This holiday, shoppers swapped shopping trips for clicks.
Thanksgiving Day garnered about $1.73 billion in online spending, a 25 percent increase from last year. And, on Black Friday, about $822 million was spent by 11 a.m., a 15 percent increase from last year. Conversely, brick-and-mortar sales fell to $12.1 billion during the two days.
Analytics company comScore predicted shoppers will spend $70 billion online this holiday season, with mobile commerce totaling $11.7 billion of retail spending, growing at a rate of 47 percent versus last season and worth 17 percent of total digital commerce.
This robs retailers of the opportunity to sell to impulse buyers and instead subsidize shipping costs for them.“This day is going to be a disappointing day,” Simeon Siegel, an analyst at Nomura, told Bloomberg. “If you have the right products, you can win, but it’s a tougher environment.”
Some studies, however, predicted shoppers to give up on Black Friday deals altogether. One from CivicScience indicated that 81 percent of respondents were “not at all likely” to shop on Black Friday this year (an increase from 78 percent in 2014), while another from Ibotta showed that 57 percent of shoppers planned to do most of their shopping after Black Friday, with 49 percent expecting the best deals at that time.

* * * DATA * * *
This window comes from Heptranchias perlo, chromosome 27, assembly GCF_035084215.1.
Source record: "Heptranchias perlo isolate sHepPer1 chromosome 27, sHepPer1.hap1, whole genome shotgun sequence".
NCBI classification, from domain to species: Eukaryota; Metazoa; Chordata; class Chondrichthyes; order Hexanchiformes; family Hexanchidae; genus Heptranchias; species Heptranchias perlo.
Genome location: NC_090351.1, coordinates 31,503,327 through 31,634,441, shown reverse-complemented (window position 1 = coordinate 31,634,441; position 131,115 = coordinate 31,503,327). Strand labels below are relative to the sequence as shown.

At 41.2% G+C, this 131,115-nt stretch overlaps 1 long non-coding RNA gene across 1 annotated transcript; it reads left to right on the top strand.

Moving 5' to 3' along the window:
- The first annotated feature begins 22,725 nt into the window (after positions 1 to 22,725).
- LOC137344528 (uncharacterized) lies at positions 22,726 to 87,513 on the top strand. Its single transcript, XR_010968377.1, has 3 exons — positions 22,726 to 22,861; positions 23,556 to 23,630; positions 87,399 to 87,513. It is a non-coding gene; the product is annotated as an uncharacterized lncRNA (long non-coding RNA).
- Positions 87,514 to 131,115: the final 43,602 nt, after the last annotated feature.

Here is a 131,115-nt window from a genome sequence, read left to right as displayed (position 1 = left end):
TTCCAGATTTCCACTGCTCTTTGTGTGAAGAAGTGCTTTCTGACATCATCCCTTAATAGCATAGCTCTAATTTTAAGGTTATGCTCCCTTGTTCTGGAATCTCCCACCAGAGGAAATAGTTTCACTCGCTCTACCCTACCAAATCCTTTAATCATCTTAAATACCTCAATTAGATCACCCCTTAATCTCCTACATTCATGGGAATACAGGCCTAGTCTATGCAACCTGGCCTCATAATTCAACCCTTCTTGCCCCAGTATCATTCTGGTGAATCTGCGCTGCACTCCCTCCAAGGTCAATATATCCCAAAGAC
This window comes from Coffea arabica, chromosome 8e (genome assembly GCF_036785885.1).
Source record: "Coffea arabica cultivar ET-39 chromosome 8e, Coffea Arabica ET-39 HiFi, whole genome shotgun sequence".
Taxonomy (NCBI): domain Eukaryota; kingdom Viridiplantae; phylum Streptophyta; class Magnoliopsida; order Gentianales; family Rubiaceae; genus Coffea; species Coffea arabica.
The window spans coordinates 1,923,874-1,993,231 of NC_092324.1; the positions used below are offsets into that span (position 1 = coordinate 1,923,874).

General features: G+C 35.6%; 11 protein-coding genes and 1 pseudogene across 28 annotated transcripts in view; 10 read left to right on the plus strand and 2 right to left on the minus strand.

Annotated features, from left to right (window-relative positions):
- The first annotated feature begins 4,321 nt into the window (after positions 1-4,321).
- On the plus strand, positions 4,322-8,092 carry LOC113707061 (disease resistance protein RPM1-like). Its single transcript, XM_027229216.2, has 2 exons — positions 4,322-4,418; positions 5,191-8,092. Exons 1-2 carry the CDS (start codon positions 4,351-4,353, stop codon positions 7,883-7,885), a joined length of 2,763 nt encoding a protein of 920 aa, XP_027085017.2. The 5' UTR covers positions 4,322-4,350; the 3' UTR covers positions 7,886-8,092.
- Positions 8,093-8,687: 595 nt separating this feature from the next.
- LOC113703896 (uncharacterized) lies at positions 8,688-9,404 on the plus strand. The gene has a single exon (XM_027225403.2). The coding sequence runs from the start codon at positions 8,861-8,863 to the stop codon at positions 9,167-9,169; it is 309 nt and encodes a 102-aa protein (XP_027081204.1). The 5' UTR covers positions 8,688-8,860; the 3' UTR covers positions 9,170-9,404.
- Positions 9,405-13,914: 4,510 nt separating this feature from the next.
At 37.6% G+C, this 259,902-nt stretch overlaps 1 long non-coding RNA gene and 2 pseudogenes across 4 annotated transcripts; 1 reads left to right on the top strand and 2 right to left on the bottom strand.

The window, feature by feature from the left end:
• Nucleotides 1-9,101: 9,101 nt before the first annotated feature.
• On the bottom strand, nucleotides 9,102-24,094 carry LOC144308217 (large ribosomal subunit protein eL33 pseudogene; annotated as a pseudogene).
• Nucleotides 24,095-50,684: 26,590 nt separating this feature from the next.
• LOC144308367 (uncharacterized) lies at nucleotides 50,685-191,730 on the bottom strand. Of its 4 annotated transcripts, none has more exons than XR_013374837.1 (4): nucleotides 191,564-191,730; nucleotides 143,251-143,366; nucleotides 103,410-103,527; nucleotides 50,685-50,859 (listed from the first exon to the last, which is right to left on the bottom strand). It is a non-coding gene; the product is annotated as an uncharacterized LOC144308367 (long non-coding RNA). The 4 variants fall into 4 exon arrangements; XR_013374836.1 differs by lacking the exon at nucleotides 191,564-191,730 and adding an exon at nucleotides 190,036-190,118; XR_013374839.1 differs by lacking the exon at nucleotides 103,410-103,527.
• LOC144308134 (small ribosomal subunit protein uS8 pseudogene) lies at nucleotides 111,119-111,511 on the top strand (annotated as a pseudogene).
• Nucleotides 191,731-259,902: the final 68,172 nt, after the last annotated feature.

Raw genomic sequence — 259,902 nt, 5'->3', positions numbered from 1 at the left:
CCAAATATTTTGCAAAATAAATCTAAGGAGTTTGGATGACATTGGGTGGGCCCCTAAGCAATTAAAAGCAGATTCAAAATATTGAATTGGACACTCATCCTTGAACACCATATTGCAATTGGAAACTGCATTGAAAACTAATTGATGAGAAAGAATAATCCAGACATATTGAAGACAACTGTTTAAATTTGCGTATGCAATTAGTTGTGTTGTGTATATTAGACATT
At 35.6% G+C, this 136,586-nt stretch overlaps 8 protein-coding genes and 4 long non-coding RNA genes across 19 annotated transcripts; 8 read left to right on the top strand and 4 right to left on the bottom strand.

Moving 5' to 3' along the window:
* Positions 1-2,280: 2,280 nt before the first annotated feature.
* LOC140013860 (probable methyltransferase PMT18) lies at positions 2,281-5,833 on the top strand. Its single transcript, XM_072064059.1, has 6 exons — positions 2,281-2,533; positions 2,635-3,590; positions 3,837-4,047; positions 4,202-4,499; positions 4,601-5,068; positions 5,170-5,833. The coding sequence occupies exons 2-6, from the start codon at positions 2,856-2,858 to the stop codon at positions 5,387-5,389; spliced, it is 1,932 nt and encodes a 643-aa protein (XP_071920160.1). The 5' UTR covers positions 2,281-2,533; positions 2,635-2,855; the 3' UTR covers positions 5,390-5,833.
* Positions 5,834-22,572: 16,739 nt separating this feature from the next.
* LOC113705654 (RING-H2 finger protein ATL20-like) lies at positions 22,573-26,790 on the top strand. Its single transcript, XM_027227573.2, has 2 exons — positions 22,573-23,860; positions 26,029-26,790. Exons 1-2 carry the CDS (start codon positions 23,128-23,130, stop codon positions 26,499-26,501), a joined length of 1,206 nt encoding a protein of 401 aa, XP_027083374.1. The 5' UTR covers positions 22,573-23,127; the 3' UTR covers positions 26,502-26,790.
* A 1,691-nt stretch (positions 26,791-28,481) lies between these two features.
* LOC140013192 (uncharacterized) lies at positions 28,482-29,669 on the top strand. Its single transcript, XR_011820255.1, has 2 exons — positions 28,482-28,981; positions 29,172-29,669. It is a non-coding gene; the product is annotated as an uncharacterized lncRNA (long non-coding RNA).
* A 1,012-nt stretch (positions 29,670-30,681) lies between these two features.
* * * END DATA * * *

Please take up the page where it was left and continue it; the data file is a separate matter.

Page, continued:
But the numbers lay out the real story. Sarah Quinlan, SVP of market insights at MasterCard Advisors, expects that sales from this year’s shopping bonanza will jump at least 4 percent compared to 2014. And merchants will be working harder than ever to capture consumers’ hearts, minds and pocketbooks.
“Merchants are using methods, especially online, to curate what that offer will be to drive sales, whether it’s in-store or online,” Quinlan stated, pointing out that Black Friday is now more of a tool merchants use to signify to consumers: “It’s the holiday season, start thinking about it, let’s go shopping and come with me.”